You may hear some argue that robo-planners will not replace individual, human planners. I call them the “There’s no app for that” group.
Well, that is not what I had in mind.
But exactly what is “a financial plan”? Finding a good, workable definition is a challenge.
Textbooks used in colleges offering financial planning-related courses also generally do not define the term “financial plan.” For example, Sid Mittra, Anandi P. Sahu, and Robert A Crane, authors of Practicing Financial Planning for Professionals do not define what a financial plan is, but merely defer to the Certified Financial Planner Board of Standards’ definition of ‘financial planning’.
Can’t we define “financial plan”?
Yes. Investopedia offers this broad definition:
While there is no specific template for a financial plan, most licensed professionals will include knowledge and considerations of the client’s future life goals, future wealth transfer plans and future expense levels. Extrapolated asset values will determine whether the client has sufficient funds to meet future needs.
And Wikipedia gives more detail:
In general usage, a financial plan is a comprehensive evaluation of an individual’s current pay and future financial state by using current known variables to predict future income, asset values and withdrawal plans. This often includes a budget which organizes an individual’s finances and sometimes includes a series of steps or specific goals for spending and saving in the future.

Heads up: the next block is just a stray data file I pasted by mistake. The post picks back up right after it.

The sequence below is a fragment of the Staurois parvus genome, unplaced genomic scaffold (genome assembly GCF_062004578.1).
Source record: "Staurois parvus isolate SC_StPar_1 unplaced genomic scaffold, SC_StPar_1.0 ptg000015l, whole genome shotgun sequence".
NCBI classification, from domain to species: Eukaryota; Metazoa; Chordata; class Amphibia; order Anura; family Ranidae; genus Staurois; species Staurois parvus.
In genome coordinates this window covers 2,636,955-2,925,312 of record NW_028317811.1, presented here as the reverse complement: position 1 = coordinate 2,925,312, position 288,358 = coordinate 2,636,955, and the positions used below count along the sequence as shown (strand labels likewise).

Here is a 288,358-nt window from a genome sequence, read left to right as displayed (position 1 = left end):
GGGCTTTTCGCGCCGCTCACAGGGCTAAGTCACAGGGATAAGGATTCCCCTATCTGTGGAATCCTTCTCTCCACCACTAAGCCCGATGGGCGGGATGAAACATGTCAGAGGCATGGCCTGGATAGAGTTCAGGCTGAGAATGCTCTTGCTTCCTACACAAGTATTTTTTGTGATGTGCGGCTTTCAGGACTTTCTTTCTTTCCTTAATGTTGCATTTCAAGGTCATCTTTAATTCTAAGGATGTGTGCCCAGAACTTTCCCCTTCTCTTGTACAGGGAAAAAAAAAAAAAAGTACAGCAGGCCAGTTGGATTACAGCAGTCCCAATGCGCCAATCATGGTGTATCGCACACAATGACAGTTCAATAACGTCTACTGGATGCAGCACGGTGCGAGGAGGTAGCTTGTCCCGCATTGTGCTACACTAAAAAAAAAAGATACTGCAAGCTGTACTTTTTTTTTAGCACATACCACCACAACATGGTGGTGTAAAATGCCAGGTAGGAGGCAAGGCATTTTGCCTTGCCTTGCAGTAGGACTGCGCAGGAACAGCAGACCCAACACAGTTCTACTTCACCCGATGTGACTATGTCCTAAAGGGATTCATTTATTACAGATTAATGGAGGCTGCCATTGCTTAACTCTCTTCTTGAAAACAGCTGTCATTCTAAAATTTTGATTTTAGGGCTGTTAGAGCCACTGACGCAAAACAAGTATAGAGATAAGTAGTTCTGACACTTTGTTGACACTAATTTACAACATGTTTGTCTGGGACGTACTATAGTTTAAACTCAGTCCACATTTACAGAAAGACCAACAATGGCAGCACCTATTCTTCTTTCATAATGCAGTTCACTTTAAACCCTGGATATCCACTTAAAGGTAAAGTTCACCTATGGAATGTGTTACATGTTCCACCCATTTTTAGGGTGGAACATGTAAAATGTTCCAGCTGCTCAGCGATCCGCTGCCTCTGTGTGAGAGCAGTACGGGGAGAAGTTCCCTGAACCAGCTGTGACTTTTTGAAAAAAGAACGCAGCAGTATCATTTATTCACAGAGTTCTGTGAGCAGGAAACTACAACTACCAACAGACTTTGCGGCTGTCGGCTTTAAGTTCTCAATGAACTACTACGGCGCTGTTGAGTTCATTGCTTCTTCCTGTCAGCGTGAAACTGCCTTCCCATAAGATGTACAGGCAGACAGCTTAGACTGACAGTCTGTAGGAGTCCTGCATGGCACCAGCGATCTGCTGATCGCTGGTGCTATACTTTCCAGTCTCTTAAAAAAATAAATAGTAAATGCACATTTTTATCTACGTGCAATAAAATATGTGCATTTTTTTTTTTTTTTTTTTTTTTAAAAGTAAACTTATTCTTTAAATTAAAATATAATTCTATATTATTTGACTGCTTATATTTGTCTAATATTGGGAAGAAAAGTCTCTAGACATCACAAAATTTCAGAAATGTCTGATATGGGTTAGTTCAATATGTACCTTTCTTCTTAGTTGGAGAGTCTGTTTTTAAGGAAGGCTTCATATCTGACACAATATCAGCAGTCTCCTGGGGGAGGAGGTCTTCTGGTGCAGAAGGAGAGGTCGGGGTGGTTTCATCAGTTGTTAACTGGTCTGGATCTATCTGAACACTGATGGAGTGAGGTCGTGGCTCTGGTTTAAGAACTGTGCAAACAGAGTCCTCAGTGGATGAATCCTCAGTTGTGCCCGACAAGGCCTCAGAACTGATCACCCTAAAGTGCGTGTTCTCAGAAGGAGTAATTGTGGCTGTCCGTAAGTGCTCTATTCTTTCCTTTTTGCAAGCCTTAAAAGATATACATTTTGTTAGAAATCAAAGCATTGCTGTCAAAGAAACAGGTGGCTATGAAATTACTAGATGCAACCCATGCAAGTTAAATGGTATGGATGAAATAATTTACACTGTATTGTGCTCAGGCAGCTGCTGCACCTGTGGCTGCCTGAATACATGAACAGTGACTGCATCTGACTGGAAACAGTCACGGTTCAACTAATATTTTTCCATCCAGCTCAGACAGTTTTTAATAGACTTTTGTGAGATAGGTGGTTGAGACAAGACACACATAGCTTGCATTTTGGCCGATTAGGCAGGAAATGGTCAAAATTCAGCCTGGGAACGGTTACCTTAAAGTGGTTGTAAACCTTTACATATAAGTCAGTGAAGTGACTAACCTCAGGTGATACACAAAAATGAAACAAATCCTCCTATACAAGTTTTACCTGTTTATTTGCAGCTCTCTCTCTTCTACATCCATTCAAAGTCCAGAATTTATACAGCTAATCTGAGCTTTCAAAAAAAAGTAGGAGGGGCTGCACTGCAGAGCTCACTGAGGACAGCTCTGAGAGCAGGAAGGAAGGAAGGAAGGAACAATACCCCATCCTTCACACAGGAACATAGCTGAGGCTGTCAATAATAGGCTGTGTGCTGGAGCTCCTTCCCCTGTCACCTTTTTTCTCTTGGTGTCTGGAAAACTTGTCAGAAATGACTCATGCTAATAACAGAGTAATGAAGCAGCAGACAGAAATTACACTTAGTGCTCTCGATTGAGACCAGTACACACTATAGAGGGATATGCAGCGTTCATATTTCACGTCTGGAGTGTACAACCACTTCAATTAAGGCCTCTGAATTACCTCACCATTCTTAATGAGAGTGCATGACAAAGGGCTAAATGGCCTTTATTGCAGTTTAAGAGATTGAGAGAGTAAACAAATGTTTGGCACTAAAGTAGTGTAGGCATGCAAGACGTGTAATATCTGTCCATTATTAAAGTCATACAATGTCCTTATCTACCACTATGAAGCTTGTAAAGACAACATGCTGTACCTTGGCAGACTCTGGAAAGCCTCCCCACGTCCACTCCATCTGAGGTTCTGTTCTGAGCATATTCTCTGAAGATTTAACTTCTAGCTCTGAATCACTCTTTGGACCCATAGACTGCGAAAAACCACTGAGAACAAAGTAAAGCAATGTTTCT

So you need to project where your assets can take you to be sure you meet your future in good shape. Makes sense
And what is my definition?
A to do list or “action plan” that tells you what you need to change now so you optimize the use of all your resources to achieve your major, long term goals in the future.
So what does a financial plan look like?
If you paid to have a financial plan prepared, and have a complicated situation, you may get a glossy, bound book filled with projections, charts and graphs, plus text. While much of it may be boilerplate, it will tell you where you are going from now until you die, how your money will follow if you invest according to the plan, and what you need to change on taxes, insurance, and your estate plan.
At the other extreme, you can glean the essential steps and write them all on a PostIt note, which you then place in a spot you see often enough to remind you what to do:
- Maximize my 401(k) contributions,
- Set up and contribute to a Roth IRA,
- Review my investment allocation, use ETFs,
- Steer clear of any major credit card debt,
- Review my beneficiary designations,
- Sign an medical directive, and
- Save enough for a fun (not too expensive) vacation next summer!
In the end, it doesn’t matter how many pages or what the plan looks like; what matters is that you learn from reviewing your finances and change how you manage your resources so that improve your finances.
So, yes, a simple to do list could be enough, if you follow it!